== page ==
How to Write a Formal Report

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Formal reports are important documents and as such they are used to contain specific information written in a specific format for quick, easy reference and use. Most formal reports follow a fixed order of content that identifies a problem or problem, suggestions for solutions and / or solutions that have already been applied, the consequences of actions taken to solve the problem or problem and other relevant details. Depending on the subject of the formal report, these central components can be arranged differently with different focus. After a few steps, this ensures a correctly formatted report.

8 Steps for building a good formal report

1. First create the cover page. State the project title, your name / the name of the preparer, the type of report that has been prepared and the date of the formal report. Center this information on the page and use larger but formal fonts.

2. Write the "Summary." Keep it on a single page in length. Add a forward that lists the problem or problem and the context. State any associated technical problem, the assignment or task that has been completed or is being completed. List the technical questions related to the task and the rhetorical purpose for the enterprise of the problem or problem.

3. End the "Summary" with a short summary. State the hypothesis or purpose of the project, the methods or procedures to address this and the results. Add conclusions drawn, organizational recommendations and any follow-up activities and describe all associated benefits and their costs.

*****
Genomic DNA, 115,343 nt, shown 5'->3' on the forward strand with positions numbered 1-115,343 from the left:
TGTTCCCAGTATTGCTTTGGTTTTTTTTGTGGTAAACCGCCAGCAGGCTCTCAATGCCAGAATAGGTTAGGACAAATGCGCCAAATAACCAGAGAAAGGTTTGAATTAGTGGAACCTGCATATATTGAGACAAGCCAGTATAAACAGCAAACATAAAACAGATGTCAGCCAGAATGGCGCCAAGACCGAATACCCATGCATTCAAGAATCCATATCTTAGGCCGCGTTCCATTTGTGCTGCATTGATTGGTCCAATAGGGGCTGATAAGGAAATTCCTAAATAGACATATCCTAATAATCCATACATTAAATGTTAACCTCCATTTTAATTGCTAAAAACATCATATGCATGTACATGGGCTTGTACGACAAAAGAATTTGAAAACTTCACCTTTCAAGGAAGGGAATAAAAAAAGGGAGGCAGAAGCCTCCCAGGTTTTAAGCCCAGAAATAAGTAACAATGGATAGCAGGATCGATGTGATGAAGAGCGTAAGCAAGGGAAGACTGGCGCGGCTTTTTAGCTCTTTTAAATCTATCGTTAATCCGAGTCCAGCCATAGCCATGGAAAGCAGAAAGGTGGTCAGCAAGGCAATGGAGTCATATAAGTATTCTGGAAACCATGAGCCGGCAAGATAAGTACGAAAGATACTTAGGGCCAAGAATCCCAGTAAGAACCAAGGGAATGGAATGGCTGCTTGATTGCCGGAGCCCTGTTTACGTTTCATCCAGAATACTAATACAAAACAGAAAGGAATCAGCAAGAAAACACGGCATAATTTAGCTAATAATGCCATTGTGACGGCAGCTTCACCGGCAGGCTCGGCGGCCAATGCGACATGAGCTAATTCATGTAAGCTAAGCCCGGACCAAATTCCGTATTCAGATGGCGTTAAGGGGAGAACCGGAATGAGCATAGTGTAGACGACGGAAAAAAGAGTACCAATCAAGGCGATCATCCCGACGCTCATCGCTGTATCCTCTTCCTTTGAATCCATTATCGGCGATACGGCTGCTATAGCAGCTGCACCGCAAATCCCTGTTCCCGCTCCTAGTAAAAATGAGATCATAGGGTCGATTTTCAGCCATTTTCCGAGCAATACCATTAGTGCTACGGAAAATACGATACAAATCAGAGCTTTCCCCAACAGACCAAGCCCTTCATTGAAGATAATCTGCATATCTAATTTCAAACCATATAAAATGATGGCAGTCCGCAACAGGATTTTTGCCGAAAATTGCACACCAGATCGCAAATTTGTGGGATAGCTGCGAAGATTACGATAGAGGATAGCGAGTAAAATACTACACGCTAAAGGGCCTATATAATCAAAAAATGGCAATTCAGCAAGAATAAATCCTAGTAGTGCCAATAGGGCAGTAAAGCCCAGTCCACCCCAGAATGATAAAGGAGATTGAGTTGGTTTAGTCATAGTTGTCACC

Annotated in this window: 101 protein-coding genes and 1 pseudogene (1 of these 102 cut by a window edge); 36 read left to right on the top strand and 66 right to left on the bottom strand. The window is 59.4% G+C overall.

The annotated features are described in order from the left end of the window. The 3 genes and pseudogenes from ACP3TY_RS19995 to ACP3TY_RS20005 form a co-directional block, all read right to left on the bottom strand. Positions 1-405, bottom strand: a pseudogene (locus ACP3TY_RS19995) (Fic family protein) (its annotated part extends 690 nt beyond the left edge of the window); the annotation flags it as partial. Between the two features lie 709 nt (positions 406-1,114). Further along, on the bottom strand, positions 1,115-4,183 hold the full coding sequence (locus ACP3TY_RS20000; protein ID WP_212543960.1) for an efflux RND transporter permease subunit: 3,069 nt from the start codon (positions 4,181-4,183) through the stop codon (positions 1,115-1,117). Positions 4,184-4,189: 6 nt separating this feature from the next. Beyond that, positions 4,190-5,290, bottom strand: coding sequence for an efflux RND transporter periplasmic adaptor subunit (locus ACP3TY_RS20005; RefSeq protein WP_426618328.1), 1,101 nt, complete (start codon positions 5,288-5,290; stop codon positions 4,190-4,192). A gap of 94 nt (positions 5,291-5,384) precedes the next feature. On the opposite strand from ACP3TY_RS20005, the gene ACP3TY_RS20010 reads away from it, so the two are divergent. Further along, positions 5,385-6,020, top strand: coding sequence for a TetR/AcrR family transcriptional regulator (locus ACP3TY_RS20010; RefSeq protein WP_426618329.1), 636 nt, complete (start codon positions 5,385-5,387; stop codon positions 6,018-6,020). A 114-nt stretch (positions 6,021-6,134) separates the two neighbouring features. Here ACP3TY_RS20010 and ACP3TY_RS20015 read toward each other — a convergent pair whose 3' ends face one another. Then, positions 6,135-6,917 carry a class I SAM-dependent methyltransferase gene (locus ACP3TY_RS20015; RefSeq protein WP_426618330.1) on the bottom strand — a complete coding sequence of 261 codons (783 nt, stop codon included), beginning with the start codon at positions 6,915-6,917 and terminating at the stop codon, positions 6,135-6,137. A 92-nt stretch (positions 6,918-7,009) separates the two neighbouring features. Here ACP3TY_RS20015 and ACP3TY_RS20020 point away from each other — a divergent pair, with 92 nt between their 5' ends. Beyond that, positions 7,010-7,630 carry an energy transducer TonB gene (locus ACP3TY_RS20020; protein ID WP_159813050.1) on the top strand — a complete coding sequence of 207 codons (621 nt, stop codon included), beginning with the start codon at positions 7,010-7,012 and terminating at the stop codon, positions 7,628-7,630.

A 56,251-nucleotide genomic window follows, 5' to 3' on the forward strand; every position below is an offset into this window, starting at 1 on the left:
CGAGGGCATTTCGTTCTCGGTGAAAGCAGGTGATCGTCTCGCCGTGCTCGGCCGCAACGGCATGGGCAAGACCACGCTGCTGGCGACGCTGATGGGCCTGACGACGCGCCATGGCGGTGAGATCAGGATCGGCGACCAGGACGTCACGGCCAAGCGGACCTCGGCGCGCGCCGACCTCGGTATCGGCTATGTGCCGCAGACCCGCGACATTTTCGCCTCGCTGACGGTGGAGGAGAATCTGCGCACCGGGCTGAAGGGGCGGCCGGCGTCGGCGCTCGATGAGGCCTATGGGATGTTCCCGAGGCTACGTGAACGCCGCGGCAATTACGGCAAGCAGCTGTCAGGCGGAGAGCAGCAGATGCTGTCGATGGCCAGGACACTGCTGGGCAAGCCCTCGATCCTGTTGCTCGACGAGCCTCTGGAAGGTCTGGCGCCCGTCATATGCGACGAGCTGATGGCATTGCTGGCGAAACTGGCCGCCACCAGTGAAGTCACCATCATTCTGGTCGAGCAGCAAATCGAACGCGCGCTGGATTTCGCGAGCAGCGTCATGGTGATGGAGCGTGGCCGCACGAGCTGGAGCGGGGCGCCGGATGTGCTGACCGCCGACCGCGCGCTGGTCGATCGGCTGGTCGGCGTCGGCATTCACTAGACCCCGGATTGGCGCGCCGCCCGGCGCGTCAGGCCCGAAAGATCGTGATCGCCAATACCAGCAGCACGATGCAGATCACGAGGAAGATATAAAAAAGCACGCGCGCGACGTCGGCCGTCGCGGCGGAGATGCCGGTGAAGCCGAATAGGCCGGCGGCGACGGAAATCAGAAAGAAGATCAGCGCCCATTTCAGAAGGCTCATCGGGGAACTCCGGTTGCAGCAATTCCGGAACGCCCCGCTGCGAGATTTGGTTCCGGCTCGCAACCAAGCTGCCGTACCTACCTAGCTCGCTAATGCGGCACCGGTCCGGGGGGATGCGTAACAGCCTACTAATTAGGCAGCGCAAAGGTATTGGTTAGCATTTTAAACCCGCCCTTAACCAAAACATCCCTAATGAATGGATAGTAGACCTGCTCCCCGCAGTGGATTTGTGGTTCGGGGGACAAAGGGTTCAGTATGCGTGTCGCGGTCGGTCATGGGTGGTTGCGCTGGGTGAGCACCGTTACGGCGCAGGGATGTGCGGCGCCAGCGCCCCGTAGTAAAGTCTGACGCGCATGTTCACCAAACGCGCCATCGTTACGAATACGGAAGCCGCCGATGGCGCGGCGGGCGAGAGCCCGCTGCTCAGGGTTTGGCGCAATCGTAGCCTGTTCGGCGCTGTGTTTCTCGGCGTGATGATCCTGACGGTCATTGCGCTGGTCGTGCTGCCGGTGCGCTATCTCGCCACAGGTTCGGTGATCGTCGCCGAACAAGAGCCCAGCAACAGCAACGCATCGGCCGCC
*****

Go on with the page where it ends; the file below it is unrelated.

4. Then construct the "Table of Contents". Use the standard rules for writing the table of contents. Center the title, state the content being referenced and the corresponding page location.

5. Use the following page to write the 'Introduction'. Indicate the problem or problem that the action originally accelerated, and that is the cause of this report. Note the body of the action or assignment that is the source for the report. Reveal the format / structure of the rest of the report to the reader.

6. Give the next page 'Background' the title. Display here the actions that have been taken so far to address the problem / problem. Include literature sources that form the background for the explanation of the problem / problem. Also write here what has been done in accordance with the prescribed efforts to address it, and list here all the instructions that you have followed.

7. Write the next page to record a "Discussion of results". Indicate what has been learned, or should be learned, and justify your conclusions based on "Background", the theory and procedures followed.

8. Close the main part of the report with a "Conclusion" or "Synthesis" page. Simply repeat the problem / problem that caused the action and reporting, and list the key points and recommendations. Add the last page with the title 'References' and, if necessary, 'Attachments'.


Keep the sections short and split into short sections for quick reading.


Resist the urge to include different, unrelated information.

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